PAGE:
Just like humans, dogs and cats occasionally have an upset stomach. Unfortunately, our pets can’t tell us when they have tummy cramps or are feeling nauseous, so it’s important to be on the lookout for signs of an upset stomach:
- Licking the lips, lip-smacking or swallowing in between mealtimes
- Increased salivation
- Not eating
- Sleeping more
- Being a bit grumpy and not wanting to be patted or involved in family life
- Stomach rumbling
- Eating grass
When to Worry
For a mild stomach upset, your pet may not need to visit the vet, particularly if it lasts less than 24 hours and your cat or dog is otherwise bright and happy. However, if you have an elderly or very young furry family member, they will tend to have more serious problems and get dehydrated and sicker quicker.
When you need to visit the vet immediately:
- Known toxin ingestion (the quicker your pet is treated the better the prognosis!)
- Bloated abdomen or abdominal pain
- Ingestion of a foreign body like a piece of ball or string or bone fragment
- Vomiting in an unvaccinated dog
- Bloody diarrhea
- Weight loss, lethargy and personality changes
- Yellow, pale or bluish colored gums
- Vomiting that has been going on for more than 24 hours
- More than 3 vomits within 24 hours
- Changes such as increased thirst that have occurred leading up to the stomach upset
Ingestion of Something Nasty
Dogs are scavengers by nature and love to eat anything and everything off the ground. Cats can do this too, but are generally more discerning than dogs! We have seen dogs that have eaten dead fish, illicit drugs, faeces, mouldy sandwiches and all manner of rancid items without a care in the world. For a mild stomach upset as a result of an adventurous palate, switching to a recovery diet like Hills I/D is ideal until the diarrhea improves.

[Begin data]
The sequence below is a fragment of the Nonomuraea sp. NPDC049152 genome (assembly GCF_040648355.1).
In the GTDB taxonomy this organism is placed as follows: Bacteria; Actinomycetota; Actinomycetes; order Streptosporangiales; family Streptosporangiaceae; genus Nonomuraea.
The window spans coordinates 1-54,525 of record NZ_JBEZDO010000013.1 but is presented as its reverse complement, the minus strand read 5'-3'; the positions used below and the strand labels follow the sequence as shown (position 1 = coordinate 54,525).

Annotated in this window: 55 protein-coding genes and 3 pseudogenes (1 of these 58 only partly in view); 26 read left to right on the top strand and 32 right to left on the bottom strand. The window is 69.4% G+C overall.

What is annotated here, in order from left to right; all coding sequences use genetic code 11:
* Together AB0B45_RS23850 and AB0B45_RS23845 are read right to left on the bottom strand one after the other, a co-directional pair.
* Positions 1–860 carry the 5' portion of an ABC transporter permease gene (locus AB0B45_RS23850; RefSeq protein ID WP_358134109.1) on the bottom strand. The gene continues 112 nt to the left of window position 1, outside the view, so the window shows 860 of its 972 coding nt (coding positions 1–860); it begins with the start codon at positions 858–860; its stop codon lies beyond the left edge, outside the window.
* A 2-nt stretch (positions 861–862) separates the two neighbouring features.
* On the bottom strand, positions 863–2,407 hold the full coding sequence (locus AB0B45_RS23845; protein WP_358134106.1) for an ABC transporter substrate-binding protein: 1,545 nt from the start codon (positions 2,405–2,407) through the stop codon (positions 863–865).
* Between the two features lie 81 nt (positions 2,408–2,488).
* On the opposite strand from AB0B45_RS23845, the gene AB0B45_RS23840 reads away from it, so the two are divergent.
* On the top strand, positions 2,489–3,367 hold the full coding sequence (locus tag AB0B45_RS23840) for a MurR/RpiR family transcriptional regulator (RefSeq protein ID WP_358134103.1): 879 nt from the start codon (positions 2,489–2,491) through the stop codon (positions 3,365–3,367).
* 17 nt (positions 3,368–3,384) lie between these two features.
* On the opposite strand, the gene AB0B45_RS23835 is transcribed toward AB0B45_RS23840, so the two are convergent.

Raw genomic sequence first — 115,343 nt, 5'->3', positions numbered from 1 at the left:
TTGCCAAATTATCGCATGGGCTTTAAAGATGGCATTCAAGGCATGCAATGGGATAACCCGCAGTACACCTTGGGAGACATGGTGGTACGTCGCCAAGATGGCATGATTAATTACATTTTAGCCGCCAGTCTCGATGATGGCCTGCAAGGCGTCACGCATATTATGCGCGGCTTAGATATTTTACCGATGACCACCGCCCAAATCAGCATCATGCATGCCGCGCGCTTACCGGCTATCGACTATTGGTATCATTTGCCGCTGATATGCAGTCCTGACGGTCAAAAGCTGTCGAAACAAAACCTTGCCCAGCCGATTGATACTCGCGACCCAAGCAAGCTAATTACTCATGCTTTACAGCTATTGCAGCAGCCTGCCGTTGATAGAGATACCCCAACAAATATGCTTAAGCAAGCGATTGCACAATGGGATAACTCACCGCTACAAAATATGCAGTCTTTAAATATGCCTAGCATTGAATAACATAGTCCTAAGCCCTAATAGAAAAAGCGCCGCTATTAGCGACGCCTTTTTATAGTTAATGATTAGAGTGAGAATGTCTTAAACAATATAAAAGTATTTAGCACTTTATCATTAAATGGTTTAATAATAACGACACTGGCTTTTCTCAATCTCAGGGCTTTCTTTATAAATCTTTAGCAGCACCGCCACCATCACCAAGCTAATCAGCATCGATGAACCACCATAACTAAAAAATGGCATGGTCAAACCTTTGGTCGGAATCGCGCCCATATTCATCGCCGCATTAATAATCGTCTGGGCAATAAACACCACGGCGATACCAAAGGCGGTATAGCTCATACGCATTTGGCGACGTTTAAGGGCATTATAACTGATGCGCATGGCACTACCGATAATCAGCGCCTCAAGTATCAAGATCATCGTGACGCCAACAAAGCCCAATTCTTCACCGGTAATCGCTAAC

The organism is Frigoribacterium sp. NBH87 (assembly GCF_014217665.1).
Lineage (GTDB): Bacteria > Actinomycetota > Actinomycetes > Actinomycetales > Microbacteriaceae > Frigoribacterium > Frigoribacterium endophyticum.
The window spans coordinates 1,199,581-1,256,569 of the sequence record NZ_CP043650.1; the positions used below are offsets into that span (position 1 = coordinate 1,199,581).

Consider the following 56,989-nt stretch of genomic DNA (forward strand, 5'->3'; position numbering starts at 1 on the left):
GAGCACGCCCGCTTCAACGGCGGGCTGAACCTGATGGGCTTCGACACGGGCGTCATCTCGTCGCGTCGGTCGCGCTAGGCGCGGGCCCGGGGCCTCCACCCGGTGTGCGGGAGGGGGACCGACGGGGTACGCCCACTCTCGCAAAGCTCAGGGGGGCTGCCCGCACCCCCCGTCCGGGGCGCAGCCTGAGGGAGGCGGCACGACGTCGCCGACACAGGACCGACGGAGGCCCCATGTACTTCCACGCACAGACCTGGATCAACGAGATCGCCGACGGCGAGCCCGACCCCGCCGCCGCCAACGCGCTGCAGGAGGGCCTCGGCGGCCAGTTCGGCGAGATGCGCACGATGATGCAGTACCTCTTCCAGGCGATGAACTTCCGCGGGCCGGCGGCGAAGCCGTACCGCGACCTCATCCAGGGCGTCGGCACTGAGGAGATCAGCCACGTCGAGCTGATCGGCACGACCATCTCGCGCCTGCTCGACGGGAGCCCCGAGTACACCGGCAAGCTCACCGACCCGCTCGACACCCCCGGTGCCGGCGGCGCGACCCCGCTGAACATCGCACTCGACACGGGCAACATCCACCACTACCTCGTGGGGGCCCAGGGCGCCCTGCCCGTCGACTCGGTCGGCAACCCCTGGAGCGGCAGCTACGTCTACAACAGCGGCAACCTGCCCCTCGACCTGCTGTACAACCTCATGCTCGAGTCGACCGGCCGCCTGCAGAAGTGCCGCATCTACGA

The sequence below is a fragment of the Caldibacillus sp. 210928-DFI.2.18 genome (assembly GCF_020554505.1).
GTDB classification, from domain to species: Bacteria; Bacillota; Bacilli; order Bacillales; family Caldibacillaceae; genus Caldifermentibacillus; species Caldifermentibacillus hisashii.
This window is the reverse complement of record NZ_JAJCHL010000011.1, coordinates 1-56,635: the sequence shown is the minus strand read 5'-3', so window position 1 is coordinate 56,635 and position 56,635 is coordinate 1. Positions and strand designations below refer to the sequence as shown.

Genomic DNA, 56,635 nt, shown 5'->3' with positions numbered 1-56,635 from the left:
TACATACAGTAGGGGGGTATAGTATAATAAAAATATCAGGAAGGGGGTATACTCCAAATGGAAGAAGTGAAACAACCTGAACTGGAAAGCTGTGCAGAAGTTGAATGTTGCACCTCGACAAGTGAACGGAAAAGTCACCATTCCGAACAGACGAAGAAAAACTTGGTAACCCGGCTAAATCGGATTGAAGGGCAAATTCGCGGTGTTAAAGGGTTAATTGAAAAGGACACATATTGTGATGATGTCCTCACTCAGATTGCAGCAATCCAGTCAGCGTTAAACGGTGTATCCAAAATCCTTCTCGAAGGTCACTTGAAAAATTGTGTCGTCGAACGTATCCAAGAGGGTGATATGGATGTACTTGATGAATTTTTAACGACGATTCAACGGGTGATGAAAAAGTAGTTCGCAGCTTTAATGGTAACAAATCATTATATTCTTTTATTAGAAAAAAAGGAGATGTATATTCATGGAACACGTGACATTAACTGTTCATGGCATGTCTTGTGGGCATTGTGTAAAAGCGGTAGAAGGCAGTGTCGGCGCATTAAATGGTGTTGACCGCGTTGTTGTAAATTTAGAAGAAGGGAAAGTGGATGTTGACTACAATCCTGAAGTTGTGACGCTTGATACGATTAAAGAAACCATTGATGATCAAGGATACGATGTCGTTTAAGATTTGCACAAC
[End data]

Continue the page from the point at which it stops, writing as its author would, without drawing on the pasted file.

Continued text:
If your pet is used to eating one type of food and they get something different, whether that be a different brand of food or some leftovers or treats, it can cause a stomach upset. Some dogs seem to have a cast iron stomach and be fine with lot of variation, but many do better on a consistent diet. If you do change food, we recommend you transition gradually over 7 days. PAW Digestive probiotic can help with this transition and can also help stop the mild diarrhea often associated with a diet change.
Food Intolerance or Food Allergy
Pets that have frequent bouts of stomach upsets should visit the vet to rule out a more serious problem. If your vet suspects a food allergy, they may recommend a diet change, whether that be a switch to a better quality diet, one higher in fiber, more digestible, or a diet that uses a different protein source.
Other common causes of an upset stomach include:
- Viral or bacterial gastroenteritis
- Toxic substances (chocolate, lead paint, grapes, plants, human medications etc.)
- Liver or kidney disease
- Travel sickness
- Metabolic disease (Addison’s disease, diabetes, thyroid disease)